• When Kenney, who was endorsed by the Fraternal Order of Police, says that Commissioner Ramsey is “welcome to stay if he wants to stay” but that he wouldn’t look outside the department for Ramsey’s replacement, we’re once again revisiting our more parochial days. Of our last four commissioners, two were outside change agents—John Timoney and Ramsey—and two were don’t-rock-the-boat products of police culture: Richard Neal and Sylvester Johnson. The evidence in favor of fresh eyes from beyond our borders would seem to be in.
And that’s the real question for all of us, isn’t it? Will Jim Kenney represent fresh thinking? There are some red flags in the record, like his unwillingness to hold a public hearing on the $1.8 billion idea of selling PGW. Or his 2007 bill that pandered to city workers by removing the fiscally responsible rule requiring the pension fund to be funded at 76 percent in order to warrant worker bonuses. (We’re currently funded at 48 percent, but thanks to Kenney’s legislation, that didn’t stop $60 million in bonuses going out this year). And what of all those tax increases he’s voted for, in what is already the highest-taxed big city in America? Does he have a vision for growing the tax base?
To be fair, Kenney’s position papers do detail some forward-thinking policies. He’s in favor of zero-based budgeting, for example, which dictates that each city department start at zero and build its budget solely in line with its core mission. When done right, as it was in Montgomery County, zero-based budgeting exposes backroom political claims masquerading as necessary government spending. Will Jim Kenney, onetime Vince Fumo acolyte and the choice of the establishment, have the guts to do that?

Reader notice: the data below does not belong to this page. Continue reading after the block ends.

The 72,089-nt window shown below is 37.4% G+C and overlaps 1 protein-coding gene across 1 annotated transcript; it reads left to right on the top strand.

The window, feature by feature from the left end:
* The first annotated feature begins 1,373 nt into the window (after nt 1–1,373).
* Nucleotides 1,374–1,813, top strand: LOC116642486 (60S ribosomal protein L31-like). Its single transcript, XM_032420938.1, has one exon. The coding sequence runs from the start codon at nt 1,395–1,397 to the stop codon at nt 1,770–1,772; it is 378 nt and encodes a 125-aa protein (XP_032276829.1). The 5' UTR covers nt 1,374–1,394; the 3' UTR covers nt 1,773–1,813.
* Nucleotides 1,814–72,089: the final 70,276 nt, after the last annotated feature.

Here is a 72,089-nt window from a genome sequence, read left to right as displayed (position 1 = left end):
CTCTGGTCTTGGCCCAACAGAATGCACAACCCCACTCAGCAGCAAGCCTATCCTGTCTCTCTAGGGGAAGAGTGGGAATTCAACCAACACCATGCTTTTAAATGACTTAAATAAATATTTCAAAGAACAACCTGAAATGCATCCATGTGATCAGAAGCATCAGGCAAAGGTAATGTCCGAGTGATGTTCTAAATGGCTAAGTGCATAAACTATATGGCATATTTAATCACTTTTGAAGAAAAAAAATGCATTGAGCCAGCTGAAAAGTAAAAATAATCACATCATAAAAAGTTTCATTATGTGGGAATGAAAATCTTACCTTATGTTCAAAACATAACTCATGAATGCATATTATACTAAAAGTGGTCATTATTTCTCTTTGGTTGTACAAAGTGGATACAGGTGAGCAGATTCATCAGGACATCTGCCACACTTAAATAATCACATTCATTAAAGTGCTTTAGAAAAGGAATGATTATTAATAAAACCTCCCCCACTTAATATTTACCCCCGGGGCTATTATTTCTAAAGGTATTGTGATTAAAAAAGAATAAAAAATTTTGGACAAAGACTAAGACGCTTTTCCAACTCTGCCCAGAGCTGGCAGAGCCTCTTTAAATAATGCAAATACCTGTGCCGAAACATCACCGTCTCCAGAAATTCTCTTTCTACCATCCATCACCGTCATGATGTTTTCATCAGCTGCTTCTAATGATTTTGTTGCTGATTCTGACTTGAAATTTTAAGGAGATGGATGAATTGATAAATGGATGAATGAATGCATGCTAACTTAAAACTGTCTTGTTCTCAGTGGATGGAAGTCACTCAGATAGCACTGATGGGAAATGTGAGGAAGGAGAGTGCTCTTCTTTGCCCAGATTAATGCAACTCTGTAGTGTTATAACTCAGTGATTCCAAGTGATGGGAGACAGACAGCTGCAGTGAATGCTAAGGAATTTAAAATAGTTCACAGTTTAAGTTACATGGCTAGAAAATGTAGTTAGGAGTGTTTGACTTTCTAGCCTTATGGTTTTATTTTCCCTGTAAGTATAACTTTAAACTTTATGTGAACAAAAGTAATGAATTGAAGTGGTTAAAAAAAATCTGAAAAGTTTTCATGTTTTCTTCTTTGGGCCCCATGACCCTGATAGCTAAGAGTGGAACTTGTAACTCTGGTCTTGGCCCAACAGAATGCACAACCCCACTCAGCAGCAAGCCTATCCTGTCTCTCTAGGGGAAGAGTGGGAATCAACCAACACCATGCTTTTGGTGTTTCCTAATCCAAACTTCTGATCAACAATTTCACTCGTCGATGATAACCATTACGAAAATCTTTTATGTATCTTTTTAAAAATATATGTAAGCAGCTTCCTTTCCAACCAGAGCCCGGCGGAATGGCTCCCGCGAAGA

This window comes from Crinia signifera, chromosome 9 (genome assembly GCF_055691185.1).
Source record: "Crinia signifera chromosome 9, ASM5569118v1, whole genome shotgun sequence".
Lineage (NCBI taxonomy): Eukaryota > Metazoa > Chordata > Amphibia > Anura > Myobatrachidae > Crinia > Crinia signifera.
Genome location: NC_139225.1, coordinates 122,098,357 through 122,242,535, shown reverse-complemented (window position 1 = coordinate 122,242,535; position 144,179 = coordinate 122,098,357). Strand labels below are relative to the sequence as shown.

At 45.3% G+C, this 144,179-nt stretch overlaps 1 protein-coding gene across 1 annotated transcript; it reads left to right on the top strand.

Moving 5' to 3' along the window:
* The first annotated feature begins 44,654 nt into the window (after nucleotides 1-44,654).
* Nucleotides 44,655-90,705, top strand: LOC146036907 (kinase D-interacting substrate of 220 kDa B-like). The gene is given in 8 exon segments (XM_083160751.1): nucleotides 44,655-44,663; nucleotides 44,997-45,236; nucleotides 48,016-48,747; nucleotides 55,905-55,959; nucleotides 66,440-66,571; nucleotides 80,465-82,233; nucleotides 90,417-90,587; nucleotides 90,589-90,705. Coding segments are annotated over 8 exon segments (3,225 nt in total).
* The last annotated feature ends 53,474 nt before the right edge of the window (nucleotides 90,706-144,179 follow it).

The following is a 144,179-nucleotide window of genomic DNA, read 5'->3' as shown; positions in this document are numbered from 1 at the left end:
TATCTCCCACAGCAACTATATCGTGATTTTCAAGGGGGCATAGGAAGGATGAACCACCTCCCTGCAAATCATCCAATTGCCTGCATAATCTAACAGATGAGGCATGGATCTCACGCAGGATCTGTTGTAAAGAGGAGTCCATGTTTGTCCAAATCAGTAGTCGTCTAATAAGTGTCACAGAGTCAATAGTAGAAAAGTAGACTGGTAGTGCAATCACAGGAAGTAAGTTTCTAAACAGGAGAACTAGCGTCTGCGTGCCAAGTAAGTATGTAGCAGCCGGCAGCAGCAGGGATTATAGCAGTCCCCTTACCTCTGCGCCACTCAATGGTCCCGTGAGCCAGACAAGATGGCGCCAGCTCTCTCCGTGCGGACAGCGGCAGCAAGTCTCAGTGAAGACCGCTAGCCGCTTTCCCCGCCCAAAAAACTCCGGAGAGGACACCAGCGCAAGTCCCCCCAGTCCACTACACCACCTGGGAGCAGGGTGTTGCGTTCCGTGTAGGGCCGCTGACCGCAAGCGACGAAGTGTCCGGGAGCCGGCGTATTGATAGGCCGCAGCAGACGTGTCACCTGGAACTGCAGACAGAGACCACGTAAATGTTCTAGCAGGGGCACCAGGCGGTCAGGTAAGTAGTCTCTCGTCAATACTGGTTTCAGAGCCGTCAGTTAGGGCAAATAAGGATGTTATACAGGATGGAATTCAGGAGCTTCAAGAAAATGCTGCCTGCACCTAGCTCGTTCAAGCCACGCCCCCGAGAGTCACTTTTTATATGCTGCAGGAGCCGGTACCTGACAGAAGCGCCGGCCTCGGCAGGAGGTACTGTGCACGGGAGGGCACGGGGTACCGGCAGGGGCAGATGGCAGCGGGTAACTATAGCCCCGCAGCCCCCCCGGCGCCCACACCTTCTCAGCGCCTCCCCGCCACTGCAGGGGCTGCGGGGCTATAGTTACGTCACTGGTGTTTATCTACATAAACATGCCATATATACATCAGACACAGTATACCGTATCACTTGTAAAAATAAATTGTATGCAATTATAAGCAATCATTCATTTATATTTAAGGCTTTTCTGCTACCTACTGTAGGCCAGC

I honestly don’t know—and neither will the voters, unless we have a real debate this summer and fall. If Green runs, he’s not likely to win. He’d need to raise about $1.5 million himself and have support from an independent expenditure group to the tune of about another $3 million. Otherwise, Kenney’s media guy, Ken Snyder—a smart, political pit bull—will decimate Green with a negative ad campaign right from the start. Green, after all, has made his share of enemies during his time on Council and as Chair of the School Reform Commission.
But, in terms of policy, Green’s ideas could help us wade through the stakes of this election. It could crystallize for us if this is a status quo or change moment in our story. I suspect that, when your population grows by 8,000 over a decade but 60,000 of your fellow citizens are falling into poverty each year, status quo ought to be off the table—but that’s precisely what we ought to be inspecting.
If Green runs and loses, it could help Jim Kenney be a better mayor. (In much the same way that a credible Democratic challenger to Hillary Clinton will make her a better general election candidate). Green has, after all, not only taken controversial positions on issues like schools, tax reform and fixing our pension system, he’s written laborious white papers on these subjects. Five years ago, he was pushing selling off not only PGW, but also the water department, city-owned parking garages, and getting permission from the federal government to get us out of the airport business. Doing all that could net the city $4 billion; divesting of all but the airport could garner about $2.5 billion. On schools, Green is uniquely positioned to argue on behalf of parents that having some 118,000 children in failing schools (public or charter) is unacceptable—and warrants more experimentation, not less.
Here’s an audacious proposal—let’s see if it tempts Green. Let’s replicate the Lincoln-Douglas debates right here, where the notion of active citizenship was born. Those seven debates in 1858 for the U.S. Senate seat in Illinois between challenger Abraham Lincoln and Senator Stephen Douglas were unlike anything we go through today. There was no inane moderator. One candidate spoke for 60 minutes, then the other candidate had 90 minutes, and then the first one got a 30-minute rebuttal.
Okay, we can play with the time allotment, since we’d have to foot the bill for Adderall to be given out at the door, and maybe seven is a few too many. But let’s do something like this—real debates, no talking points or political spin. The Citizen and our partners will foot the bill and we’d hold them in different neighborhoods of the city. Kenney, Green and Murray Bailey, all on the same stage. If any one demurs, we’ll put an empty chair in his or her place.
It would be a civics lesson in real time. And it would be an exercise worthy of our history. All we need are candidates willing to put themselves out there.